Weekend Forecast
for February 8-10, 2002

By Reagen Sulewski

Collateral Damage and Rollerball, two troubled productions that were both delayed for very different reasons, have their fates entwined this weekend as they both finally hit the big screen. With none of the returning films from last weekend likely to surpass $10 million at the box office, one of these two films could, by default, take first spot at the box office and provide at least a one-week vindication for their respective marketing campaigns. Big Fat Liar, another film aimed at the children's market, arrives as well, and could also contend for the top spot over the frame.

Arnold Schwarzenegger has seen a steady decline in his star power ever since his peak in 1991 at the time of Terminator 2's release. His biggest-ever box-office opening actually occurred after this film, but that was Batman & Robin, and we all know how that turned out. Seemingly can't-miss projects such as End of Days and The 6th Day flopped (and if I may opine in the case of The 6th Day, undeservedly so), and now he has suddenly forgotten his objection to doing Terminator 3 without James Cameron. But I digress. Collateral Damage is the latest in the recent series of unintentionally-relevant films in the past few months. The story of a firefighter who seeks revenge on a terrorist who kills his family in an explosion, it's impossible to not look at this film without seeing the parallels to the incidents in New York and Washington, DC last year. For this reason, it was initially shelved from its October release date so as to not appear to be capitalizing on those incidents. While you don't want to talk in terms of a film being helped by world events such as this, topicality has never been a debit towards a film, with the possible exception of Primary Colors. On the other hand, no one is pretending this is a sophisticated, socially-redeeming film with thoughtful views on world politics and anti-terrorist actions; it is, after all, a blow-up-the-bad-guy film, Commando with heart. The last film in Arnold's oeuvre that really resembles this new release is Eraser, and there are some similarities with director Andrew Davis's most successful film, The Fugitive (both $30 million openers, with inflation). In particular on that front is an obvious homage to Harrison Ford's fall from a hydroelectric dam, which appears in Collateral Damage's commercials. I think it's important also to note that, while it does carry the scarlet letter of delayed release, it's not due to any disastrous test screenings. This film ought to be able to take advantage of its topicality and slick ads to a $16-17 million opening weekend.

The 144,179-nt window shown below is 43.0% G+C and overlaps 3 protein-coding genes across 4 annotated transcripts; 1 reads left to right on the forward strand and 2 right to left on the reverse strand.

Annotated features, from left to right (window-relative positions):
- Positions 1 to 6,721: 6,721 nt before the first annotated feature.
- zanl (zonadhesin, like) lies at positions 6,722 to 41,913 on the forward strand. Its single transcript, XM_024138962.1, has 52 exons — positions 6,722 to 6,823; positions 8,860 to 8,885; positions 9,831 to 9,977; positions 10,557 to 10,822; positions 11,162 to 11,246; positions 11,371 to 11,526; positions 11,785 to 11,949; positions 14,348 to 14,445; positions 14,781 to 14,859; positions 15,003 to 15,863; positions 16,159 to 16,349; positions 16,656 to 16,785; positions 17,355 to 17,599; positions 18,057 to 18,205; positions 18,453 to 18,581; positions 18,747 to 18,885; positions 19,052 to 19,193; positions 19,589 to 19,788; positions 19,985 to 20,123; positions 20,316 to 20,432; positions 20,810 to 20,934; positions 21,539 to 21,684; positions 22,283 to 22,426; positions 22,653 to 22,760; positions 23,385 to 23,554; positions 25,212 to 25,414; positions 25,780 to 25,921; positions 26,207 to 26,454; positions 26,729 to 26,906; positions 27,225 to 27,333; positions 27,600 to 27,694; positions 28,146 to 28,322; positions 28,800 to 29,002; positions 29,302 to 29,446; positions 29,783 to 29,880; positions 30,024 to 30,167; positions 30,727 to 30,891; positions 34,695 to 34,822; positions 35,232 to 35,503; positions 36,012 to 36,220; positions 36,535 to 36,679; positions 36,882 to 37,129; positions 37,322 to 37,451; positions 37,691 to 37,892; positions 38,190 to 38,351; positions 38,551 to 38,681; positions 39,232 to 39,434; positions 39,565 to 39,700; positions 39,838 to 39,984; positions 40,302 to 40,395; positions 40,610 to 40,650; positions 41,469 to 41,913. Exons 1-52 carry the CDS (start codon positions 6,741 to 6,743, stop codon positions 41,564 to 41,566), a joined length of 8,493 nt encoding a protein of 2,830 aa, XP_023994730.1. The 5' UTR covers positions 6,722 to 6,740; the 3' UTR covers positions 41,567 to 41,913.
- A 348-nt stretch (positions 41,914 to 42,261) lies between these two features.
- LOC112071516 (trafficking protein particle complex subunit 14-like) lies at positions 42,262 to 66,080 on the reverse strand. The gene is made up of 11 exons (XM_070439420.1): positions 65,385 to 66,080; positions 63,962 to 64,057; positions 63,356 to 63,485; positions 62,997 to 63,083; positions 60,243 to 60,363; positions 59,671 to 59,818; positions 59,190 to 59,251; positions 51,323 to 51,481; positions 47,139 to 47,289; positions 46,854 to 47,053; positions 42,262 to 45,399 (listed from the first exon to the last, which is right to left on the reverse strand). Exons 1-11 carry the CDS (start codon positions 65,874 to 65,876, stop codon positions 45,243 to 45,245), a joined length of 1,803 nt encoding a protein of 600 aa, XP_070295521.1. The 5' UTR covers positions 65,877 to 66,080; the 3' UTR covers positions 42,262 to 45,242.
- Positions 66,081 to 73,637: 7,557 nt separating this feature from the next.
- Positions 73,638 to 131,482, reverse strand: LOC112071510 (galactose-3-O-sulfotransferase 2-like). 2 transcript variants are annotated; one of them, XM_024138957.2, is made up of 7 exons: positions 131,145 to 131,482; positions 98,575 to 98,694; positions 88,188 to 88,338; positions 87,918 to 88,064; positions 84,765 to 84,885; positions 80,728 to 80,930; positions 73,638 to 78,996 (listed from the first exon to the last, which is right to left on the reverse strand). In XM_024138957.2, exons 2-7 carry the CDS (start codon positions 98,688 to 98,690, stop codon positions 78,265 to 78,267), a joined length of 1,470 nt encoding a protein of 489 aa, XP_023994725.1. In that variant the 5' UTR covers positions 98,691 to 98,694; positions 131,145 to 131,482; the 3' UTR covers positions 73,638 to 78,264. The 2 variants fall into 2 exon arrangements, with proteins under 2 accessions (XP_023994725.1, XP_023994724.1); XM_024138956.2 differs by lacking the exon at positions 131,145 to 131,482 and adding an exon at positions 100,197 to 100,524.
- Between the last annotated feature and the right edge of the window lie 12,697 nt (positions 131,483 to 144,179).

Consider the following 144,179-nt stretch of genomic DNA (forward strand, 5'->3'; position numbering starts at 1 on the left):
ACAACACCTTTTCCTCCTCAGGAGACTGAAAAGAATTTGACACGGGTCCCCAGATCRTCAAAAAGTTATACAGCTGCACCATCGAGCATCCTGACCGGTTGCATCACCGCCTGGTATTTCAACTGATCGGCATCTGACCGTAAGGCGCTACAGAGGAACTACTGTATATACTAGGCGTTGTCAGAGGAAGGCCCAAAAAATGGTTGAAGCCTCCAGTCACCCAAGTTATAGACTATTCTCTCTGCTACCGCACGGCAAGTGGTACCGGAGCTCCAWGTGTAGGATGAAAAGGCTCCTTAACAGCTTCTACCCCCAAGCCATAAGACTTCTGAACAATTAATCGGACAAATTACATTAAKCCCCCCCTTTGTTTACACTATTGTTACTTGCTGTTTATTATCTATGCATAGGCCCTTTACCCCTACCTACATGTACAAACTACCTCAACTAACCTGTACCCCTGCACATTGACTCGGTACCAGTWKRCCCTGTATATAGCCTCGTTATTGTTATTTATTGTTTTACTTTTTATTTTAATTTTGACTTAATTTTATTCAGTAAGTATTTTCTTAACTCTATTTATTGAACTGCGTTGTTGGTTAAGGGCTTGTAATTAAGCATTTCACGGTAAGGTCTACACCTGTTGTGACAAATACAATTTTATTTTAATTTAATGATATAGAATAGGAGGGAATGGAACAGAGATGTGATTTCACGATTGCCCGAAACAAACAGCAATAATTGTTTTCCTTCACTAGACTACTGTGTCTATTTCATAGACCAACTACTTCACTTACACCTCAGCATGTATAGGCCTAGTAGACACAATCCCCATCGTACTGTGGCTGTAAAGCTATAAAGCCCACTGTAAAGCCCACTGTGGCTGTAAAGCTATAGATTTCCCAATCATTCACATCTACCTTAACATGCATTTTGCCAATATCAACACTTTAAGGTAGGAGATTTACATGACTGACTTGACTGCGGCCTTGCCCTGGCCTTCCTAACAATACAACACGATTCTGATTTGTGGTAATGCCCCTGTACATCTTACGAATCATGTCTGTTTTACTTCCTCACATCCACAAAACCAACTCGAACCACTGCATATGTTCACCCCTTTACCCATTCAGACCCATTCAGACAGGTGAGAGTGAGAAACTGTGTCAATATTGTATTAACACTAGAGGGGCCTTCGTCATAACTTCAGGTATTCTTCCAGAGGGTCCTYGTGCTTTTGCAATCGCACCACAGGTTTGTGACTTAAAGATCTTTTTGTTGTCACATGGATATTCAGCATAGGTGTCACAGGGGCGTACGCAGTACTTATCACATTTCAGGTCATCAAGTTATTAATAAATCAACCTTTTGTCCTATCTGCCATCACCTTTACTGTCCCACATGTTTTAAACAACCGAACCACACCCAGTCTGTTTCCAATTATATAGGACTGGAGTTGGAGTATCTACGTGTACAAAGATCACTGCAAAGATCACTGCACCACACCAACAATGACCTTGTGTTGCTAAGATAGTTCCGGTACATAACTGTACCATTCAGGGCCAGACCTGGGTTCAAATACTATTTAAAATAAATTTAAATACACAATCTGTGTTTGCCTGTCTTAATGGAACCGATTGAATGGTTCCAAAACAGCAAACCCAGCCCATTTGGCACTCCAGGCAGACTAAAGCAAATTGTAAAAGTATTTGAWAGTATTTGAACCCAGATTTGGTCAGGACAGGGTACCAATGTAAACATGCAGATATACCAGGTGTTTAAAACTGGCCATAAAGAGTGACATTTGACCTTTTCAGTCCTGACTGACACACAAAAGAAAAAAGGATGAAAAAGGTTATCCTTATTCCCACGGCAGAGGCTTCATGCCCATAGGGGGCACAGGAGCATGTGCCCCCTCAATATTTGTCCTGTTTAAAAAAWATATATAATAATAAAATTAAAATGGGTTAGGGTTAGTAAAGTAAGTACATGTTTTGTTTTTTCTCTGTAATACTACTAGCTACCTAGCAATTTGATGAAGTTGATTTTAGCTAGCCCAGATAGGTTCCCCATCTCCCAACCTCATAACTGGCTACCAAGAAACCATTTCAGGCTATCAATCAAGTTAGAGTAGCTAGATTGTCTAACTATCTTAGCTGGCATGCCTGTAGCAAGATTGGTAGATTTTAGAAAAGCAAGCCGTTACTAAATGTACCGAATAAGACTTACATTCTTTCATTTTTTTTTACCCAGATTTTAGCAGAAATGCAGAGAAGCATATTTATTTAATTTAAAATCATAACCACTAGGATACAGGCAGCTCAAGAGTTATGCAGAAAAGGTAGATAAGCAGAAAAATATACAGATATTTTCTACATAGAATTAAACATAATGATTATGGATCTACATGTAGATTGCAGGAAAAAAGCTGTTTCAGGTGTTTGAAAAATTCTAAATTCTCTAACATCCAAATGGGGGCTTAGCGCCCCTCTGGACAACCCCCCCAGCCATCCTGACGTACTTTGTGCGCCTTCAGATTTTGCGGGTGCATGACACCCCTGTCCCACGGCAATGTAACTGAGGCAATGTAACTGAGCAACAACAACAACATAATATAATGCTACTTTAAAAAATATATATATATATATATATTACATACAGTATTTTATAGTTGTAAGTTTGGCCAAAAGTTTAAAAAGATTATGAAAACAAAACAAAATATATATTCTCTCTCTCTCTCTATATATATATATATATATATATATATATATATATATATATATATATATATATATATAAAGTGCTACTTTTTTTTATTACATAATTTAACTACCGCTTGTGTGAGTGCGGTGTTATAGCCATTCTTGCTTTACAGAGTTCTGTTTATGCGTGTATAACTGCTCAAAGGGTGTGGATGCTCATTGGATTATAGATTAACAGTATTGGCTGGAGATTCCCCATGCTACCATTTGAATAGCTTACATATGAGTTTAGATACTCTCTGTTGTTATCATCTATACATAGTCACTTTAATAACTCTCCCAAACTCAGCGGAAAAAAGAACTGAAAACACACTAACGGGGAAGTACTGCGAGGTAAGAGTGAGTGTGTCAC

Rollerball, on the other hand, was simply delayed to salvage the film. An update of the 1975 James Caan film of the same title, this production has had trouble stamped all over it since the first screenings. Reportedly, the first cut was unwatchable. Silk purses rarely come from the sow's ears of Hollywood and often end up just looking like someone's had a go at it with a chainsaw. There's an awful lot of comparisons to be made here to The Avengers, where an update of an old concept just goes wrong and all that's left is to hope for life on video. It's doubtful that anything can be salvaged for this cinematic whipping-boy, though. Add up another disappointment for MGM, and a $7 million dollar weekend, filled mostly by the morbidly curious and the undiscriminating.

Recently, it has seemed that all that has been necessary to launch a successful kids' film is to make sure you get ads on TV and use a lead with a familiar name. Don't worry about how good it is; it'll sell itself as long as it exists. How else to explain Snow Dogs, other than a malevolent deity? Big Fat Liar tests the theory with Malcolm in the Middle's Frankie Muniz. Previous to his TV fame, he had a respectable success with My Dog Skip, which made $34 million with little promotion. Success in a sit-com, of course, is no guarantee for movies made by its cast members; just ask any member of the Friends cast or David Duchovny. It is a different situation with young audiences, on the other hand, as they are typically more loyal. Sony is pushing this film well, and at 2,528 venues, I think $13 to 14 million could be in order for the weekend.

Last week's number one, Black Hawk Down, will finally step down after three weeks at the top and may even give another spot to Snow Dogs; it has stopped its initial steep slide, but Snow Dogs continues to carry well, dropping only 22%. These films, along with others like The Count of Monte Cristo and the continuingly strong A Beautiful Mind, will contribute to a log jam below second spot. A Walk To Remember was able to hold a great portion of its business; if this pattern continues, a $50 million take could be in the works for this film, which would have to be considered a small triumph. In limited release news, Miramax appears to have lost the platform battle with The Shipping News; after several weeks of slow increases in the number of venues, poor showings have dropped them from 357 venues to just over 200. This would appear to slam the door shut on any serious widespread Oscar potential for this film, although acting awards are always possible.

Forecast: Weekend of February 8-11, 2002
Number of Sites
Change in Sites from Last
Estimated Gross ($)
Collateral Damage
Big Fat Liar
Snow Dogs
No change
Black Hawk Down
A Walk to Remember
A Beautiful Mind
The Count of Monte Cristo
The Mothman Prophecies
Lord of the Rings: The Fellowship of the Ring